My Day by Eleanor Roosevelt

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HYDE PARK, Tuesday—The sniping that has been directed at UNESCO is at last coming out in the open. In Congress the other day a Senate committee attached a rider to the appropriations bill banning the use of funds by "any international agencies that directly or indirectly promote one-world government or world citizenship."

The committee did not refer to UNESCO openly but, of course, it is evident what it had in mind because of the campaign that has been made against UNESCO. Of all the specialized agencies of the United Nations this is one, through its facilities, that comes nearest to giving a chance to people to voice their opinions. In every member country there is set up a national committee to deal with questions that touch the lives of the people and in which people are interested.

Of course, a great many persons assumed that the U.N., by its mere existence, would achieve a peaceful world. As a matter of fact, anyone who had followed the stormy years of the League of Nations and had followed the efforts made by those who discussed the founding of the U.N. knows very well that the U.N. is only machinery created to help governments develop an atmosphere in the world in which we may be able to keep the peace. In order to do that peoples must get to know one another better. And I'm not speaking of governments or government commissions, but of the people themselves.

UNESCO is one of the most important agencies to help people achieve this knowledge.

The accusations against UNESCO is that it is international in character. But the U.N. is international—60 nations have joined together under a charter, which all signed to create this international organization.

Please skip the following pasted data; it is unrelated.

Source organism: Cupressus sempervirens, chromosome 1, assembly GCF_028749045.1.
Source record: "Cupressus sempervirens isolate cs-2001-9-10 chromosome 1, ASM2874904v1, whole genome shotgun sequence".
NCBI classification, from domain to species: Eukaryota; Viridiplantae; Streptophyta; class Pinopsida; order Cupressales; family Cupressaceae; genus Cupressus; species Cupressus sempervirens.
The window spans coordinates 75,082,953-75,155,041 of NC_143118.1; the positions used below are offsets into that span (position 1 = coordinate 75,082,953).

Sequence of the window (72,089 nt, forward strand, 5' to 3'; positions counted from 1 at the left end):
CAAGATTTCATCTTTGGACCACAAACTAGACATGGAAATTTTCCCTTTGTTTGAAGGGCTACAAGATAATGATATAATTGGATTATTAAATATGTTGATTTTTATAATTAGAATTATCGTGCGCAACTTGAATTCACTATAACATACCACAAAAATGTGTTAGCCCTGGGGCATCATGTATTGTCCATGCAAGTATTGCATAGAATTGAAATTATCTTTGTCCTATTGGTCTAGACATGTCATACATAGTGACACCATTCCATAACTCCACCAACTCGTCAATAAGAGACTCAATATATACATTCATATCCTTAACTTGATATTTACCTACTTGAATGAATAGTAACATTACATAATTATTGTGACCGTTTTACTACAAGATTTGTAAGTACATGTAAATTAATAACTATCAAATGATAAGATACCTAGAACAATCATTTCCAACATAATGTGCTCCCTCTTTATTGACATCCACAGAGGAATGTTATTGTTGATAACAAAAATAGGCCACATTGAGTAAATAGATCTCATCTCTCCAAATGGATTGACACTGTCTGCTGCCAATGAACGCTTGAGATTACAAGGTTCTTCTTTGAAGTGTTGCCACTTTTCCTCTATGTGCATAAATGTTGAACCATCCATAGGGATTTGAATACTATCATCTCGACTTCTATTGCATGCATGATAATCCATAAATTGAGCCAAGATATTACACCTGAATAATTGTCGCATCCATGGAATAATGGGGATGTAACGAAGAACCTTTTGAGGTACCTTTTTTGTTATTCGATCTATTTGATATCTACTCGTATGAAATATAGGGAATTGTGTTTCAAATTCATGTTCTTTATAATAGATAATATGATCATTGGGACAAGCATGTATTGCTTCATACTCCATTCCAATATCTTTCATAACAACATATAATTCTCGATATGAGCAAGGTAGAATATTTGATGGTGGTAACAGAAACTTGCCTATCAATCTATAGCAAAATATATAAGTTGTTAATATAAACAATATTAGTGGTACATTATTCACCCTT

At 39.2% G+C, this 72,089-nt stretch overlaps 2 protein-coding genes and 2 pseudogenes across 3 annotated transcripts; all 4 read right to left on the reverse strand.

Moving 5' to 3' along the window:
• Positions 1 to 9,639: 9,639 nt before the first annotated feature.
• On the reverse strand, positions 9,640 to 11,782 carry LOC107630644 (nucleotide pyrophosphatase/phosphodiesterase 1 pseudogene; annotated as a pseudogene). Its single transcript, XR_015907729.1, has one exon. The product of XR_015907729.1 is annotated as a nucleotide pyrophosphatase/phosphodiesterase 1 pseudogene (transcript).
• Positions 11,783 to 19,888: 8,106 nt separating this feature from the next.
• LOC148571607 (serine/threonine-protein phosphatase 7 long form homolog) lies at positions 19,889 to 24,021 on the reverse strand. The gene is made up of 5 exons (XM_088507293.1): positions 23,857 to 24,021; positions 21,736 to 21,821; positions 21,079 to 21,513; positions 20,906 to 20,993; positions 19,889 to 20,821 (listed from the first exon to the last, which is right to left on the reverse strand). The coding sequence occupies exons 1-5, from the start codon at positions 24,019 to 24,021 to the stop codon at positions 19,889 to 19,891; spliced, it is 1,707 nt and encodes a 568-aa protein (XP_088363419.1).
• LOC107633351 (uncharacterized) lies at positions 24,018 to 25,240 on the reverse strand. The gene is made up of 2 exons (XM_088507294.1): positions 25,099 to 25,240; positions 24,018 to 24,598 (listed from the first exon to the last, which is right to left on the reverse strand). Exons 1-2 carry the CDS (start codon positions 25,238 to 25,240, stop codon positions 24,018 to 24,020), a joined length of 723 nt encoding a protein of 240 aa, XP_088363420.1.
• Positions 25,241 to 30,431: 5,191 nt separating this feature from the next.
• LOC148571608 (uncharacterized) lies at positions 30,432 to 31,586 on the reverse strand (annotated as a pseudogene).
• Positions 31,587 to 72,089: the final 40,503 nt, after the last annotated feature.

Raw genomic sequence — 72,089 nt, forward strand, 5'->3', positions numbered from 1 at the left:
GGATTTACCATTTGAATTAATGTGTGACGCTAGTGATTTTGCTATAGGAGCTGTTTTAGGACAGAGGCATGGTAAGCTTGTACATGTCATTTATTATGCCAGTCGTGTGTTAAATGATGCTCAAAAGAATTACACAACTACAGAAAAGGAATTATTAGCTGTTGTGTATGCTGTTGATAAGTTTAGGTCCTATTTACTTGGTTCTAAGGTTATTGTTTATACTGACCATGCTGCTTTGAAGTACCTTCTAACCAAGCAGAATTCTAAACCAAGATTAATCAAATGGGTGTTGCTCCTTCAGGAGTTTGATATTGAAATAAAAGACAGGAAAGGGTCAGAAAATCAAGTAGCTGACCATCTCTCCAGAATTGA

This particular specialized agency—UNESCO—certainly makes mistakes, and many people in reviewing some of the projects undertaken feel these undertakings were not as well carried out as they should be. One of the main accusations against UNESCO is that it has introduced the idea of an international mind—one thinks not only of "my country" but of "my country in its relations to all other countries" of the world, and this is said to be frightening.

Of course, the attack on UNESCO is an attack on the U.N. But if we want to work for peace we must support both U.N. and UNESCO.

We also hear it said that this organization is tainted with communism and atheism. Yet, the Russians do not belong to it and the satellite nations that joined it before they were communized have mostly withdrawn or been inactive.

The various countries represented in UNESCO always have emphasized religious freedom and religion as an asset to international understanding. If we are to understand one another, as nations and as peoples, we must know something about all the cultures of the world. We must love our own country but we must respect the love other peoples have for their countries.

E. R.
TMs, AERP, FDRL